Originally Published: August 10, 2014 6:03 a.m.
Damage Controlman Second Class (SW) Chris Kellogg, 25, with ties to Prescott, has been in the U.S. Navy for four years. As a child, he attended Mile High Middle School in Prescott before moving to Phoenix.
His father, Michael Kellogg, was in the Navy in the late 1960s and his sister, Cassandra Temple, joined the U.S. Navy in 2006 and left as a petty officer third class quartermaster in 2010.
After graduating from high school, Kellogg worked in Phoenix until his father passed away in 2008. At that point, he moved to live with his mother Pam Kellogg and stepfather Joe Merkel in downtown Prescott. He went to work for J&G Sales off of Miller Valley Road from late 2008 through January 2010 and joined the U.S. Navy Delayed Entry Program in March 2009.
In February 2010 he shipped off to U.S. Navy Boot Camp in Great Lakes, Ill., where his career began.
Before Kellogg left for boot camp, he was dating Jessica Smith, a 2007 graduate of Prescott High School and 2011 graduate of Prescott College. They married in 2011 after Kellogg's first deployment to the U.S. Southern Command area of responsibility. Jessica Kellogg commissioned as an ensign in the Navy and works as a public affairs officer with Naval Surface Forces in Norfolk, Va.
Kellogg said he was drawn to the Navy because he wanted serve his country and be part of something
bigger. After completing boot camp and damage controlman training, Kellogg was stationed on USS Gunston Hall (LSD 44), where he completed deployments to Central America, the Arabian Gulf, and the Mediterranean Sea.
Kellogg is currently deployed aboard USS Vella Gulf (CG 72) in the Mediterranean and Black seas.
As an enlisted surface warfare specialist, Kellogg is required to know all aspects of the ship's mission, including combat, engineering and logistics, and U.S. Navy history. As a damage controlman, Kellogg is responsible for all emergency response efforts on board the ship and training the crew on how to perform emergency repairs and mitigation to include fighting fires, managing flooding, repairing structural damage, and safely controlling toxic gas leaks.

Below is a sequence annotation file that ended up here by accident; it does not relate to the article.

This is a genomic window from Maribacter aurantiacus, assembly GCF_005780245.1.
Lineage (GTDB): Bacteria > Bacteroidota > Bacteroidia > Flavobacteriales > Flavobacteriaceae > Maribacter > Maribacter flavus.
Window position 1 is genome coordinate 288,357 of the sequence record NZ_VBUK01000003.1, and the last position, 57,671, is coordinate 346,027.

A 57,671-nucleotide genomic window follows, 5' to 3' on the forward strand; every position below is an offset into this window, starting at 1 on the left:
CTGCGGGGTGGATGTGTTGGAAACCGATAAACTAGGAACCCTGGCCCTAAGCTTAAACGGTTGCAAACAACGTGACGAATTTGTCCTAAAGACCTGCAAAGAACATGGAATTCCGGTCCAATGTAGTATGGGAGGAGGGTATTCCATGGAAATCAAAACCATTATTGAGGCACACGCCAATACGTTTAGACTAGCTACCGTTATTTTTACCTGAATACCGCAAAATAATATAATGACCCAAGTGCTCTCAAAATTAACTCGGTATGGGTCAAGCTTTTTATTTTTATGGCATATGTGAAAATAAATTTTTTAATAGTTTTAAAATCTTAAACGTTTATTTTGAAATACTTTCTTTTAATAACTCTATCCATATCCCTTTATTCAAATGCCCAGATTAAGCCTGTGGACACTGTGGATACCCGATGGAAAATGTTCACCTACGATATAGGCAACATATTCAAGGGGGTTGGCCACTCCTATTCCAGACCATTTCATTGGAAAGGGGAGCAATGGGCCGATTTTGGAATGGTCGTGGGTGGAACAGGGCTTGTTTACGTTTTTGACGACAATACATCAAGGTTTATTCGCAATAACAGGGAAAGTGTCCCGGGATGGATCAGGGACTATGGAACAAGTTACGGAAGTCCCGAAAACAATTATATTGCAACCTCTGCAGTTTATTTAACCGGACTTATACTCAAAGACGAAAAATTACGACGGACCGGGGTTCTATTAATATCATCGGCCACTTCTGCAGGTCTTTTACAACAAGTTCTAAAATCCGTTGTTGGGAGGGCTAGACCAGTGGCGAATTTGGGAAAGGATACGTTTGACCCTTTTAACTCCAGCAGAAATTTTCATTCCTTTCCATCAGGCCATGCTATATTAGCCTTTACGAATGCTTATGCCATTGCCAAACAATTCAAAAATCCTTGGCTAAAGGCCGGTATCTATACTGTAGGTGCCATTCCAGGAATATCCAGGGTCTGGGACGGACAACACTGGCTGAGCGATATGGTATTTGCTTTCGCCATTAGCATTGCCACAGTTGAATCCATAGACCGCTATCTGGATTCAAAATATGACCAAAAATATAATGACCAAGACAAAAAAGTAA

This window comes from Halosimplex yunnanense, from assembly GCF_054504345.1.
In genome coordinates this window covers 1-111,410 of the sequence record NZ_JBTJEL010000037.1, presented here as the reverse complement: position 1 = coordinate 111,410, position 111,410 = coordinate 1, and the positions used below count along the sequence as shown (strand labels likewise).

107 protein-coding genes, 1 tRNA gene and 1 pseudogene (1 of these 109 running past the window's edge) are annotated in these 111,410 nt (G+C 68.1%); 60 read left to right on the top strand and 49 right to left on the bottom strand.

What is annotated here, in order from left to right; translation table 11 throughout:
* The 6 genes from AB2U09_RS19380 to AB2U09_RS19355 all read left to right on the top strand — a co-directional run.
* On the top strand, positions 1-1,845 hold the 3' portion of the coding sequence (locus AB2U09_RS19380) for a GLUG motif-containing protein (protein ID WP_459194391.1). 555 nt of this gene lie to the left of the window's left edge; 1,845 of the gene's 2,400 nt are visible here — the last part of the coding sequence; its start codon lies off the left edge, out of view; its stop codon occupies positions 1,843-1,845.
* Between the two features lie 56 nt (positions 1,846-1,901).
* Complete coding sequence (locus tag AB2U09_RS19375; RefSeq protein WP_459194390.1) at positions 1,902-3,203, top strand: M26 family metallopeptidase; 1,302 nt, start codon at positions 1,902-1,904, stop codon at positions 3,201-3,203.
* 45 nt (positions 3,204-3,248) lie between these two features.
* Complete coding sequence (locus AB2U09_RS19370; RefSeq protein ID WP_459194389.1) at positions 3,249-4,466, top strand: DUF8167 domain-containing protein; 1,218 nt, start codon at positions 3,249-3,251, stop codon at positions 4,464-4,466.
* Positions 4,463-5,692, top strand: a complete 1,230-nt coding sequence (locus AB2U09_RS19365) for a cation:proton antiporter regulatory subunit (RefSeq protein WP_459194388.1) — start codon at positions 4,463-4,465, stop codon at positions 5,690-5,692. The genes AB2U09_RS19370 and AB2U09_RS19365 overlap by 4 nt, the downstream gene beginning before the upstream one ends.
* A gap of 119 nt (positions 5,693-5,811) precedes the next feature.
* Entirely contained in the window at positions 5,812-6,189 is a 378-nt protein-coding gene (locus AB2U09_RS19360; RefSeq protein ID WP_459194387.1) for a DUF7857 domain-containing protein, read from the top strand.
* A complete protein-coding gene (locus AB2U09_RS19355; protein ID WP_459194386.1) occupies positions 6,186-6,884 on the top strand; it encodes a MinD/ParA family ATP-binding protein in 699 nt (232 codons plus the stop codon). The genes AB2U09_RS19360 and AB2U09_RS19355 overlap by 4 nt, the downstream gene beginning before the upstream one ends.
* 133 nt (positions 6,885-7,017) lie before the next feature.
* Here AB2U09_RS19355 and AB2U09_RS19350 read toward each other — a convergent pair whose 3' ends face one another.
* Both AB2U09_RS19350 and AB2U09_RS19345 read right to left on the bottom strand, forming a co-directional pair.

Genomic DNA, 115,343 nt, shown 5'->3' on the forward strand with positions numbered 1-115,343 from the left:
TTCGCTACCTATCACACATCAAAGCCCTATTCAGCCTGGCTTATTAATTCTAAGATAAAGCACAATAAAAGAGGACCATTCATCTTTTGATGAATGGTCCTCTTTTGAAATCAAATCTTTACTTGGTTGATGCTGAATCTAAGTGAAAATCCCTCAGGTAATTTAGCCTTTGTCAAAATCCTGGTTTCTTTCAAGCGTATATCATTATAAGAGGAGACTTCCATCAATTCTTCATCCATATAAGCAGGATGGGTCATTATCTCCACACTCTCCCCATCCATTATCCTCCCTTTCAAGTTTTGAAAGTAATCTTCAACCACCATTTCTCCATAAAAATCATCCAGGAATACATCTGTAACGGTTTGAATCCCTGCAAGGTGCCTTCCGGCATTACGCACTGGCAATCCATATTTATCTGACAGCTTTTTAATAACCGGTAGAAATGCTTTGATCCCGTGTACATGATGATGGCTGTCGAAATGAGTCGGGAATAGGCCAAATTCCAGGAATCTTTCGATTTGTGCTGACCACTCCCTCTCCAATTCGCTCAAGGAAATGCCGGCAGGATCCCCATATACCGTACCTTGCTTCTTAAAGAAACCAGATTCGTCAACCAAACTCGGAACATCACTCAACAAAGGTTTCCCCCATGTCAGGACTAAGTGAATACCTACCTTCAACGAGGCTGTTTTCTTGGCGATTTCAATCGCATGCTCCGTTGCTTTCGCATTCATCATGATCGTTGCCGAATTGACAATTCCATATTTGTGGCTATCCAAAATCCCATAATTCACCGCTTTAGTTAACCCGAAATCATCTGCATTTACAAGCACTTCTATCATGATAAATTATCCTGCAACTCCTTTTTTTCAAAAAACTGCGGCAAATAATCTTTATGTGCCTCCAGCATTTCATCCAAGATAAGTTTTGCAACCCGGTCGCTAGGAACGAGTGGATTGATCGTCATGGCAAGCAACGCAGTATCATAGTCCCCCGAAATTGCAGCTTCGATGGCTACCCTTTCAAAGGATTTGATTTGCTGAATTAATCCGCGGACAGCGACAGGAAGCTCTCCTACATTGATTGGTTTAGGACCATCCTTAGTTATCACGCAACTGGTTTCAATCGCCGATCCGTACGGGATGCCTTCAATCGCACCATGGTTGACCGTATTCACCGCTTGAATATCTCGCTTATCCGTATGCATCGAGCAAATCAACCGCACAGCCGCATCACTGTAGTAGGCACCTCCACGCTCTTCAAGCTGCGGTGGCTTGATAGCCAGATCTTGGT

In his own words, Kellogg describes a typical day aboard ship.
My day starts at 6 a.m. and, like any day back home, I wake up, get dressed, make my bed, or rack as we call it on the ship, and take care of morning hygiene. Showers on the ship are not glamorous, but they get the job done. Instead of going to my kitchen to find breakfast, I go to the mess deck to get whatever the galley prepared; unfortunately, there are another 200 sailors with the same idea, so some days it takes a little while to get through the line. Breakfast on the ship is always the same: cereal, eggs (the omelets are great), bacon, sausage, waffles, pancakes, or French toast.
After breakfast, if I have a little extra time, I check my email. Being away from home for so long is hard, but hearing from my family can make the distance feel just a little bit less. Phone calls are a rare treat during deployment, so email is the primary means of communication with my family.
Every morning at 7:15, we gather for Quarters. This is a daily meeting with our division chief and division officer that provides an opportunity to go over the day's work assignments and any announcements from the chain of command (the big bosses).
Following Quarters, we clean the ship. Besides looking good, a clean ship helps prevent illness. Before getting started on my work for the day, I take a minute to start a load of laundry; some things never change even though we aren't home.
The workday starts with ship preservation. It's a constant battle to keep the saltwater from damaging the ship. We start by authorizing personnel to make repairs in different areas on the ship; this is the way we keep track of which systems are being worked on in case there is a problem.